The world's biggest data breaches and hacks of 2013

The world's biggest data breaches and hacks of 2013

Summary: From Facebook to Adobe, 2013 has been a tough year for companies looking to defend against cybercrime.

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TOPICS: Security, Malware
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  • The NSA

    In June, the most high-profile data breach occured: catastrophic for the agency involved, and a catalyst for the subsequent media frenzy and outrage of the U.S. general public. Edward Snowden, a former contractor of the U.S. National Security Agency (NSA), leaked confidential documents to The Guardian and Washington Post, before going on the run and eventually entering Russian territory.

    The contractor quietly, over time, saved copies of confidential documents that documented the NSA's monitoring and spying activities at home and abroad. Documents are still steadily being released in to the public sphere, and as a result, the debate over governmental reach has been brought into the spotlight. Not only this, but the NSA revelations have impacted on international relationships between the U.S. and other countries. 

    Read also: 

  • LinkedIn, Last.fm, eHarmony

    In June, LinkedIn, Last.fm, and eHarmony were all subject to user passwords being leaked online, where a hacker posted the files on forums asking for help in cracking them.

    The eight million hashed passwords posted appear to belong to the professional social network, music streaming site and dating service. 

    All posted over several days, the biggest list of 6.46 million passwords was believed to belong to LinkedIn, and were not 'salted' -- which makes cracking hash lists faster and easier. In a blog post, LinkedIn later confirmed that some of the data did relate to user passwords -- and emails were then sent asking users to reset their details.  

    EHarmony confirmed the data breach, saying that a 'small fraction' of its users were affected. Last.fm soon followed suit, conducting an investigation and suggesting that passwords by changed. 

  • Adobe

    In October this year, Adobe admitted that 2.9 million user accounts were compromised in an attack which stole names, financial data and customer orders information.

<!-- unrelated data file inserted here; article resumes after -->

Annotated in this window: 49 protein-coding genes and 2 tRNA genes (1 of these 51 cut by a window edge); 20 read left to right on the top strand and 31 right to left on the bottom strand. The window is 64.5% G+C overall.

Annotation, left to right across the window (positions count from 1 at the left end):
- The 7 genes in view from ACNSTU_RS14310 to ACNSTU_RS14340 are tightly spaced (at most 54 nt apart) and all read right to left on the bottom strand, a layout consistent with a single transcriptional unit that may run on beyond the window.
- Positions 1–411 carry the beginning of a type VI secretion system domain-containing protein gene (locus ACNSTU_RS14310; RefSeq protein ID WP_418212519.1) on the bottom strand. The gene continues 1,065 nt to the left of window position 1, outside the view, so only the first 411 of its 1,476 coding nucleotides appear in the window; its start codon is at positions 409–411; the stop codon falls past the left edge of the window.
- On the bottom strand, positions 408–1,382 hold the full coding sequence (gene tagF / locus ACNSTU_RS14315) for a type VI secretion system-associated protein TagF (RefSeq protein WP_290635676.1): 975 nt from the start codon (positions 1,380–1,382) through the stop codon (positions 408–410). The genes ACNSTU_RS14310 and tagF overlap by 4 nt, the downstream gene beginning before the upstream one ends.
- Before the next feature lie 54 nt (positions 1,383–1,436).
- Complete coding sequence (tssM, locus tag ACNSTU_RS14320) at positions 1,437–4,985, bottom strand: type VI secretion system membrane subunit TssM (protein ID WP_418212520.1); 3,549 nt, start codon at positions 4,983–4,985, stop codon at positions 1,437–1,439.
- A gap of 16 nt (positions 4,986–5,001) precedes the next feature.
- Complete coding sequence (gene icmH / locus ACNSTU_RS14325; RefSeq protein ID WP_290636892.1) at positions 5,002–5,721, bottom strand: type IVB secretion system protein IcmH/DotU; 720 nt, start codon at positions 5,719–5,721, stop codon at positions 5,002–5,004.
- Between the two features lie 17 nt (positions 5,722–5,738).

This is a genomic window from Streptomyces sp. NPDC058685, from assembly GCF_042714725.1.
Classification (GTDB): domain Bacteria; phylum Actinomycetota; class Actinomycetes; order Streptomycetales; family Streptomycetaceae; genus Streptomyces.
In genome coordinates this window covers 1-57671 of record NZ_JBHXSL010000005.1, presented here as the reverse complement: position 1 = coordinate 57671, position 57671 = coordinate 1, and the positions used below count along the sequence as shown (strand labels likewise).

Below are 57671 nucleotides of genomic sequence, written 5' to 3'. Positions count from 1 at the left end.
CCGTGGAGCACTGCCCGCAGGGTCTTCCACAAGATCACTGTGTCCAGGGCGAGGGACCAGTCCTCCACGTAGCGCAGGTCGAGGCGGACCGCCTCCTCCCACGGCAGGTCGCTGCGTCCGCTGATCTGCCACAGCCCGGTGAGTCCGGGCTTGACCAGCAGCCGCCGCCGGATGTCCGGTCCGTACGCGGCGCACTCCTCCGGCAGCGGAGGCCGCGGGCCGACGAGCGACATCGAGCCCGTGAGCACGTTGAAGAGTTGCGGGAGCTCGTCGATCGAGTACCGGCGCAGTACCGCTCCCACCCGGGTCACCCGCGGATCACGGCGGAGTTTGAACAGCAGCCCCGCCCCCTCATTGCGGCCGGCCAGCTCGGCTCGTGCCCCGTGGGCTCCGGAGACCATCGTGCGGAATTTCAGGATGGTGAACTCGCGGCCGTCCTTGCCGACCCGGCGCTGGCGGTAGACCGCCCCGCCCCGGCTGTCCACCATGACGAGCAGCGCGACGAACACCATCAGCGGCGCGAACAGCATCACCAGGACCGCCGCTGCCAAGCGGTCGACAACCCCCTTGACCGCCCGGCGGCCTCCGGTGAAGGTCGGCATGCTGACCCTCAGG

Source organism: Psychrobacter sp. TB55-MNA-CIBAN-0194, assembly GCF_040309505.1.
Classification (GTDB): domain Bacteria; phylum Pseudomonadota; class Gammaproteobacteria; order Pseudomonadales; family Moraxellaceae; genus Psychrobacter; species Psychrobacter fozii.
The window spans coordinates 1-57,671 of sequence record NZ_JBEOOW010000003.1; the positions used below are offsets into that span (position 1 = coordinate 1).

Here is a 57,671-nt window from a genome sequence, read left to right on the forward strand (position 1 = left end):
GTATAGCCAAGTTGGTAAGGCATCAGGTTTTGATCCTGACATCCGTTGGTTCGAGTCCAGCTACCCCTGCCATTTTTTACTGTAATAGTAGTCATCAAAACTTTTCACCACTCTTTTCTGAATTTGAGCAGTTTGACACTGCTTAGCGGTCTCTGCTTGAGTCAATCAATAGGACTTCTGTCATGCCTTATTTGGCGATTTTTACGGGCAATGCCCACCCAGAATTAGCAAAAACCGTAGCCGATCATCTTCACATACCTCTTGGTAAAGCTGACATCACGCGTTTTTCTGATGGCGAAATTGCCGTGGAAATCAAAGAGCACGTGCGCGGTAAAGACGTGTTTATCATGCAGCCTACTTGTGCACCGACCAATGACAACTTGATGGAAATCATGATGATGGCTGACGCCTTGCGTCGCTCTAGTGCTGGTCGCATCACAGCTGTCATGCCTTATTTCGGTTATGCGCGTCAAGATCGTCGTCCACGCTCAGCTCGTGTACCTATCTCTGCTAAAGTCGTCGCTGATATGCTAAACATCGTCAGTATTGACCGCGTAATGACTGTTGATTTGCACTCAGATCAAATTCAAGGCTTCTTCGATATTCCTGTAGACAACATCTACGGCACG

Brad Arkin, senior director of security for Adobe products and services, explained in a blog post that "one of the unfortunate realities of doing business today" was cyberattacks, and unfortunately Adobe's security team discovered sophisticated attacks on the company's networks, although the culprits were not discovered.

    In addition to the theft of customer data, Adobe said that illegal access to source code for products including Acrobat, ColdFusion, and the ColdFusion Builder was also discovered, although this was not a risk for customers. 

    Arkin said that while sensitive data and encrypted credit or debit card numbers were taken, federal investigators did not believe unencrypted numbers were removed from servers. 

    After the data breach, Adobe reset the passwords on breached Adobe customer IDs and notified customers if their financial details were exposed. In addition, the company offered these customers to enrol in complimentary credit monitoring services for a year. 

    Read also: 

     

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Topics: Security, Malware

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  • Merry Xmas....

    Again, your editors have put your hard work and talent into an unacceptable 'Slide Show' format.

    And, as yur editors well know, I ( and mnost other tech's) canhnot or will not read it.

    Time to clean up your resume, if you haven't already done so.
    Leo Regulus
    • rep: Merry Xmas

      time to give auto pager a try :D
      Hip Pham
  • Slide Show Stopper

    I agree with Leo Charlie. Tell ZDNet (and TechNet) to lose the slideshow format. Stops me every time.
    Governerd